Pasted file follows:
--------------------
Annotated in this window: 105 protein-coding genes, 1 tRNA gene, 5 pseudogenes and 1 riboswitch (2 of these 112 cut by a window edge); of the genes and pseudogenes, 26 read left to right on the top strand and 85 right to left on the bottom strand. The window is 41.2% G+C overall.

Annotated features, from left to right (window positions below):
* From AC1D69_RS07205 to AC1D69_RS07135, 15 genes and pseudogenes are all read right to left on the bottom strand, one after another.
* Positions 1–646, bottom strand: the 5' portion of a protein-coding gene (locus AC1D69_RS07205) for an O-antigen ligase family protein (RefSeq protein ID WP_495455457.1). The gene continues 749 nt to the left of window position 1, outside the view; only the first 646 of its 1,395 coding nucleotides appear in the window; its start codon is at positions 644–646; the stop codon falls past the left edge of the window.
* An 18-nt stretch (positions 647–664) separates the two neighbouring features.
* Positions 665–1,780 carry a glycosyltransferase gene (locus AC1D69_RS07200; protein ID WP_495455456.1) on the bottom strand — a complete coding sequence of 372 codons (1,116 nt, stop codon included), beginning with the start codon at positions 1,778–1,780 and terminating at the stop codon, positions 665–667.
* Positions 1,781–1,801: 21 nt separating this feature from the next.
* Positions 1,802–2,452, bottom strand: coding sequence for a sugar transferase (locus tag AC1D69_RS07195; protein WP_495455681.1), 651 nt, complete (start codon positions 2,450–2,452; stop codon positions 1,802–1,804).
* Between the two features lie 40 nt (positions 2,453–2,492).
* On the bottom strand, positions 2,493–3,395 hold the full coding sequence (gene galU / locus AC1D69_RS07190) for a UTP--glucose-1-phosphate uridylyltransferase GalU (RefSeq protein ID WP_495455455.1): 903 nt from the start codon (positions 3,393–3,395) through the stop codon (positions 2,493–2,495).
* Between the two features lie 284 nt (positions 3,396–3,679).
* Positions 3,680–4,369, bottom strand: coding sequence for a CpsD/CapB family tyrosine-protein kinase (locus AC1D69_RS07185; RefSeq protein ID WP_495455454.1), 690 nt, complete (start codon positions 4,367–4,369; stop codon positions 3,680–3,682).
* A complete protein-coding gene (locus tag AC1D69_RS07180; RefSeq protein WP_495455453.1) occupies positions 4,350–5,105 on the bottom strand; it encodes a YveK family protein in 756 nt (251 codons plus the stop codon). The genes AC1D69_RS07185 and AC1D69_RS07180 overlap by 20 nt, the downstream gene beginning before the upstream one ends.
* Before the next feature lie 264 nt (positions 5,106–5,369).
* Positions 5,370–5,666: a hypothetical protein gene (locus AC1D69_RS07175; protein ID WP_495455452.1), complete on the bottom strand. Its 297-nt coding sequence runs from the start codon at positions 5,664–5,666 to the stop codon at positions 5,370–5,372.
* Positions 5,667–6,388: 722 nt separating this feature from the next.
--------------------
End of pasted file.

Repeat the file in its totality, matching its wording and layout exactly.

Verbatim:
Annotated in this window: 105 protein-coding genes, 1 tRNA gene, 5 pseudogenes and 1 riboswitch (2 of these 112 cut by a window edge); of the genes and pseudogenes, 26 read left to right on the top strand and 85 right to left on the bottom strand. The window is 41.2% G+C overall.

Annotated features, from left to right (window positions below):
* From AC1D69_RS07205 to AC1D69_RS07135, 15 genes and pseudogenes are all read right to left on the bottom strand, one after another.
* Positions 1–646, bottom strand: the 5' portion of a protein-coding gene (locus AC1D69_RS07205) for an O-antigen ligase family protein (RefSeq protein ID WP_495455457.1). The gene continues 749 nt to the left of window position 1, outside the view; only the first 646 of its 1,395 coding nucleotides appear in the window; its start codon is at positions 644–646; the stop codon falls past the left edge of the window.
* An 18-nt stretch (positions 647–664) separates the two neighbouring features.
* Positions 665–1,780 carry a glycosyltransferase gene (locus AC1D69_RS07200; protein ID WP_495455456.1) on the bottom strand — a complete coding sequence of 372 codons (1,116 nt, stop codon included), beginning with the start codon at positions 1,778–1,780 and terminating at the stop codon, positions 665–667.
* Positions 1,781–1,801: 21 nt separating this feature from the next.
* Positions 1,802–2,452, bottom strand: coding sequence for a sugar transferase (locus tag AC1D69_RS07195; protein WP_495455681.1), 651 nt, complete (start codon positions 2,450–2,452; stop codon positions 1,802–1,804).
* Between the two features lie 40 nt (positions 2,453–2,492).
* On the bottom strand, positions 2,493–3,395 hold the full coding sequence (gene galU / locus AC1D69_RS07190) for a UTP--glucose-1-phosphate uridylyltransferase GalU (RefSeq protein ID WP_495455455.1): 903 nt from the start codon (positions 3,393–3,395) through the stop codon (positions 2,493–2,495).
* Between the two features lie 284 nt (positions 3,396–3,679).
* Positions 3,680–4,369, bottom strand: coding sequence for a CpsD/CapB family tyrosine-protein kinase (locus AC1D69_RS07185; RefSeq protein ID WP_495455454.1), 690 nt, complete (start codon positions 4,367–4,369; stop codon positions 3,680–3,682).
* A complete protein-coding gene (locus tag AC1D69_RS07180; RefSeq protein WP_495455453.1) occupies positions 4,350–5,105 on the bottom strand; it encodes a YveK family protein in 756 nt (251 codons plus the stop codon). The genes AC1D69_RS07185 and AC1D69_RS07180 overlap by 20 nt, the downstream gene beginning before the upstream one ends.
* Before the next feature lie 264 nt (positions 5,106–5,369).
* Positions 5,370–5,666: a hypothetical protein gene (locus AC1D69_RS07175; protein ID WP_495455452.1), complete on the bottom strand. Its 297-nt coding sequence runs from the start codon at positions 5,664–5,666 to the stop codon at positions 5,370–5,372.
* Positions 5,667–6,388: 722 nt separating this feature from the next.